Ever start an email to a professor and think, “Wait, I can’t even write the first line because I don’t know what to call her!” Yeah, me too.
Coming to college from the world of high school can be overwhelming for a wide variety of reasons. Why is everyone awake at midnight on a Tuesday? Why are those girls dancing on a table? Why do I have so much independence? And why on earth is that girl calling the teacher Erica and not Mrs. Anton?
The rules of teacher-student communication fall away on that first day of freshmen year, and it becomes apparent very quickly that each professor is going to have his or her own rules. Hopefully with this guide to emailing, and the insightful words of one English professor, you’ll feel better when you send your next email.
First or last name?
I suggest starting more formal. Addressing the email to Professor Anton, and not Erica, will show a little bit of respect that the professor will appreciate. It’s always better to be too formal than not formal enough. Then, if the teacher considers that formality unnecessary, she’ll immediately let you know, and you can drop the Mr. or Mrs. and start getting to know just Erica. And to make this one a little easier, most teachers will tell you what to call them on the very first day – so pay attention when going over the syllabus, it’s some of the most important info you’ll get all semester!
What should I say when I’ve missed a class?
Above all, do NOT ask the professor, “Did I miss anything?” Professor Jen Lee of the English department at Pitt says that nothing bothers her more, and she always thinks, “No, we actually just twiddled out thumbs the whole time!” Remember that the professor takes the time to prepare for each individual class, and will not be very happy if you imply that there’s a possibility that you missed nothing at all. Instead, ask, “What did I miss today?” so that the teacher knows that you value his or her class.
What about if an assignment is going to be late?
Professors appreciate honesty! If you completely forgot about an assignment, say that. Let the teacher know that you want to be able to get what he or she intended out of the assignment, so you do not want to bang it out in an hour and hand it in because you forgot. Ask if you would possibly be able to hand it in one class late, so that you can put real effort into it. You’ll very often be told that points will be deducted regardless, but every once in awhile the professor will appreciate your honesty enough to let you slide. Lee says that she definitely appreciates the candor, and prefers this explanation than a made-up excuse about a family emergency. “I cannot tell you how many grandmothers have died on my watch. It gets a little hard to believe.”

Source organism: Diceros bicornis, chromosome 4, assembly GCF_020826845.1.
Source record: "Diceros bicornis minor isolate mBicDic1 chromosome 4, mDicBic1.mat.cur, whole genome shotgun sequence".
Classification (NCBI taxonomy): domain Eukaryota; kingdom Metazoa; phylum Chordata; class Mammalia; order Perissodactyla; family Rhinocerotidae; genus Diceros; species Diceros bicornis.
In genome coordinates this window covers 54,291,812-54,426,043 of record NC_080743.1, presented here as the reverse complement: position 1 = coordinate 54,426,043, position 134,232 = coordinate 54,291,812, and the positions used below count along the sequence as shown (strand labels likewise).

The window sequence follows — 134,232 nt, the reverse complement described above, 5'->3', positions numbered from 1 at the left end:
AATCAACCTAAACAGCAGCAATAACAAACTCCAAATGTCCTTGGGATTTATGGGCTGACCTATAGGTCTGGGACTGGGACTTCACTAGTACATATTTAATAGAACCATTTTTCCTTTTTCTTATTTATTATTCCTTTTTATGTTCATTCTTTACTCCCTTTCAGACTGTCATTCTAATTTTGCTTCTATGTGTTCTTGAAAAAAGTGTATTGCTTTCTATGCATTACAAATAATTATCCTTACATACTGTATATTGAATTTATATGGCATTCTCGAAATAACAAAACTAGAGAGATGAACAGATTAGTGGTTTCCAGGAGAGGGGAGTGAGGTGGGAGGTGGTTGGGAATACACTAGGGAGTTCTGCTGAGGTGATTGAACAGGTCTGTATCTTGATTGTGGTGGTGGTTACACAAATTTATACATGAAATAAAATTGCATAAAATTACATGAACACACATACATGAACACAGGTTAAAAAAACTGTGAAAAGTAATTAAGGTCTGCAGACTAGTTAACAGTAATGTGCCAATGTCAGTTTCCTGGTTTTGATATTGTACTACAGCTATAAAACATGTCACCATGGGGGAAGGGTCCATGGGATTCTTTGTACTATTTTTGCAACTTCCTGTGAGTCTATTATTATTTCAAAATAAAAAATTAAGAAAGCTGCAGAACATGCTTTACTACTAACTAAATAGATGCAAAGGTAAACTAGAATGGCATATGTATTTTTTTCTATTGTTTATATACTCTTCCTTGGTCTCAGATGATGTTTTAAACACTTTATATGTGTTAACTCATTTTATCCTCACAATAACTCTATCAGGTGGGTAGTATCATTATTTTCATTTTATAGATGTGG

How do I ask for a letter of recommendation?
First and foremost, give the professor time! Don’t email him or her at the last minute and say that you need a letter by the next day. You will most likely receive a no. Professors write tons of these letters, so give them at least a few weeks, if not a month or more. Also, Professor Lee says that it’s good to remind the professor of something exemplary that you did in that class. Teachers have a lot of students, and they may need just a gentle reminder of who you are.
I want a seat in their already-closed class, what should I say?
Give a good reason! Was there a hold on your account for financial reasons? Is it the last time the class is being offered, and you really think you would benefit from the material? Did you mistakenly drop it and not realize? Whatever the reason, tell it. Don’t just ask for a seat and expect the professor to say yes – they get a LOT of these emails. Lee says that she gets five or six emails for each class each semester, and she gives the seat to the person who most persuasively tells her what they will bring to the class as a student. “DON’T say it’s because you need to graduate on time – everyone needs to graduate on time.”
Hopefully these tips will help you out next time you’re staring at a blank email to a professor, whether you just met them or spent a whole semester working with them. Close with your name and email and cross your fingers that he or she is receptive – and if you follow these rules I think they should be!